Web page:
Not long ago, Ron Gardenhire made an interesting proclamation. With a stable of highly qualified candidates lining his bench and bullpen, the manager preliminarily decreed that Michael Cuddyer to be his team’s MVP choice.

At the time of the manager’s announcement, the concussion was still fresh for Justin Morneau. Without the team’s hottest hitter, Cuddyer was asked to step into Morneau’s role. In his stead, Cuddyer deployed some nifty lumber, timely hits and fulfilled the big shoes admirably that first month. At that time, it was fairly evident why Gardenhire believed he was worthy of such praise.
Since August 1 Cuddyer’s pop has fizzled noticeably. Yes, he’s still racking up base hits and driving in runs when necessary but he is lacking the ability to add a big jolt like he did in July. Or last September for that matter.
A year ago, when he was busy providing the spark to push the Twins past the division-leading Tigers, Cuddyer was doing so by way of the long ball. Last September and the beginning of October, he belted 10 home runs and a pair of doubles leading to a .581 slugging percentage along with 29 runs batted in as the team went 20-11. As Cuddyer turned on the heat in the pressured-filled pennant race, he was clearly able to elevate the ball more. As the middle graph below indicates, as the season progressed, Cuddyer produced much more lift leading to those majestic home runs.
Needless to say, Cuddyer is a strong hitter. During is torrent display last year, 13 of his team-leading 32 home runs qualified as “No Doubts” according to This total in that category put him among baseball’s most dangerous and prolific home run hitters in Mark Teixiera, Carlos Pena and Miguel Cabrera. So while Target Field might not be the most conducive environment for home runs, it is far from the only culprit muting the big right-hander’s power. The more likely source for the drop-off in dingers is the manner in which the ball is coming off of his bat.
Similar to last season in which Morneau was unavailable, Cuddyer stepped up his game. This past July, Cuddyer decimated pitching to the tune of .317/.383/.500 in 115 plate appearances. However, since then he has turned in a .261/.323/.373 batting line more suitable for a middle infielder, not a corner infielder accumulating at-bats in the heart of the order. Part of this power outage is due to a free-falling fly ball rate.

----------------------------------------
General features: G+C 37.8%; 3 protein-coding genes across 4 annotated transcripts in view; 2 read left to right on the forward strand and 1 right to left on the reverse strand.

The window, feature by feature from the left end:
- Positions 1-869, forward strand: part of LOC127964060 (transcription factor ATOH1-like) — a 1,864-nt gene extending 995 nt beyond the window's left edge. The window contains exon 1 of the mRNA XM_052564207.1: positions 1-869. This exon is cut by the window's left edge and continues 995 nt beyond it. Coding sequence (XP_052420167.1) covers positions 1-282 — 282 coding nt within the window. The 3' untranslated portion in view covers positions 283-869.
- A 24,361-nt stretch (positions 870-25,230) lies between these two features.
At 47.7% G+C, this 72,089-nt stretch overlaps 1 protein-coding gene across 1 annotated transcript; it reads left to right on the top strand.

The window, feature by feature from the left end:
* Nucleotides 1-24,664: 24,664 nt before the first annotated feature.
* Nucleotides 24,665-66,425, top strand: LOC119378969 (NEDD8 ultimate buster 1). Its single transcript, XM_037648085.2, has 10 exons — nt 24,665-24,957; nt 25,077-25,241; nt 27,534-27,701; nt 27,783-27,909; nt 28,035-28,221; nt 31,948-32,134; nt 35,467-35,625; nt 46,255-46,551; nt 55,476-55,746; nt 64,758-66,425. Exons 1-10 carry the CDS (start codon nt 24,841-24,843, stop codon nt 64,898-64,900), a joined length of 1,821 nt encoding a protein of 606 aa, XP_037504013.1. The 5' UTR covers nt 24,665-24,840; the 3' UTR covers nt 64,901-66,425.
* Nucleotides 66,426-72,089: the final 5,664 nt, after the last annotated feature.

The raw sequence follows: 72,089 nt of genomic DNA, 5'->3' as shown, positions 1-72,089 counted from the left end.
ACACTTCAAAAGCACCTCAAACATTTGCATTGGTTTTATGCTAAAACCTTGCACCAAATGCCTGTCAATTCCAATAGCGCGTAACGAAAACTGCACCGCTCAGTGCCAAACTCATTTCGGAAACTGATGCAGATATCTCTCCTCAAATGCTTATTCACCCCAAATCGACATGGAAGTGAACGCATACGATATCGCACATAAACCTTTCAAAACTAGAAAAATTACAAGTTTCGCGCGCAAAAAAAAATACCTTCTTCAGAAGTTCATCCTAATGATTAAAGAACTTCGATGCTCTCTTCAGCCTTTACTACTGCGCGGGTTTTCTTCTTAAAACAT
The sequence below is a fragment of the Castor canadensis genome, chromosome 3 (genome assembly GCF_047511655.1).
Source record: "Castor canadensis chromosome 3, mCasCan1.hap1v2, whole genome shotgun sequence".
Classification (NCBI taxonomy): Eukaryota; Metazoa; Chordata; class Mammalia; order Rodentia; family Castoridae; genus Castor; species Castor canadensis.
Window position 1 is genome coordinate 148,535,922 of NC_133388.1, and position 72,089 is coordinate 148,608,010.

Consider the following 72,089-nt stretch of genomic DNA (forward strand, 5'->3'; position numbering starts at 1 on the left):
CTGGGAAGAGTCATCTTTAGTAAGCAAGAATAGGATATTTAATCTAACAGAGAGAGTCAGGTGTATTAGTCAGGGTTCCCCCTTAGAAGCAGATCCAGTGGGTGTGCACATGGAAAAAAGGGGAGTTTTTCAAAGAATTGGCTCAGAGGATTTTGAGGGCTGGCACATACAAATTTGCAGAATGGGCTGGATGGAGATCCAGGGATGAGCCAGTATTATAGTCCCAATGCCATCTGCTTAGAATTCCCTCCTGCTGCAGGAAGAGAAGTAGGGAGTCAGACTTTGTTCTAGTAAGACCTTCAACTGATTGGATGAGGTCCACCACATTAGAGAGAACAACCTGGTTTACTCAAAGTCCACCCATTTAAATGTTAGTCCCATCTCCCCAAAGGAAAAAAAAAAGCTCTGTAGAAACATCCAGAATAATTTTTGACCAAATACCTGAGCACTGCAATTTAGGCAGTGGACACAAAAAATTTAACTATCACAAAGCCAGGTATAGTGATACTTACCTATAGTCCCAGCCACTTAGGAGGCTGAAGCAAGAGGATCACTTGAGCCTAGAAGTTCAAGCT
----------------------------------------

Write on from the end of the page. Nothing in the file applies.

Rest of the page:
Unlike last season in which his ability to get underneath the ball improved in the late season, Cuddyer has seen the opposite happen this year.  As the 2010 season has worn on, Cuddyer’s tendency to elevate the ball has significantly decreased and as such, so too have the amount of home runs:
Cuddyer's Batted Ball Numbers (2008-2010)

Cuddyer's Batted Ball Numbers (2008-2010)

The blue line represents fly balls. This peaked late in the 2009 season and has since fallen exponentially throughout the 2010 season. Meanwhile, the groundball totals have spiked considerably too.
This trend appears to have a strong correlation to the fact that Cuddyer’s supply of fastballs has been curtailed in each successive month of the season. With less of the straight stuff, the righty has expanded his strike zone and attempted to put more out-of-zone pitches into play. Usually out-of-zone contact translates into softer contact resulting from a hitter being off-balanced and out-ahead with his swing. This often induces groundballs.
Out-of-Zone Contact%
September - 09
August - 10
September - 10
With a different assortment of pitches coming at him – and a higher majority of those not thrown within the strike zone – Cuddyer needs to improve his discipline. As noted above, he’s a strong hitter that is capable of generating plenty of power. The key for the interim first baseman will be to keep his weight back while avoiding fishing after pitches that are off the plate.

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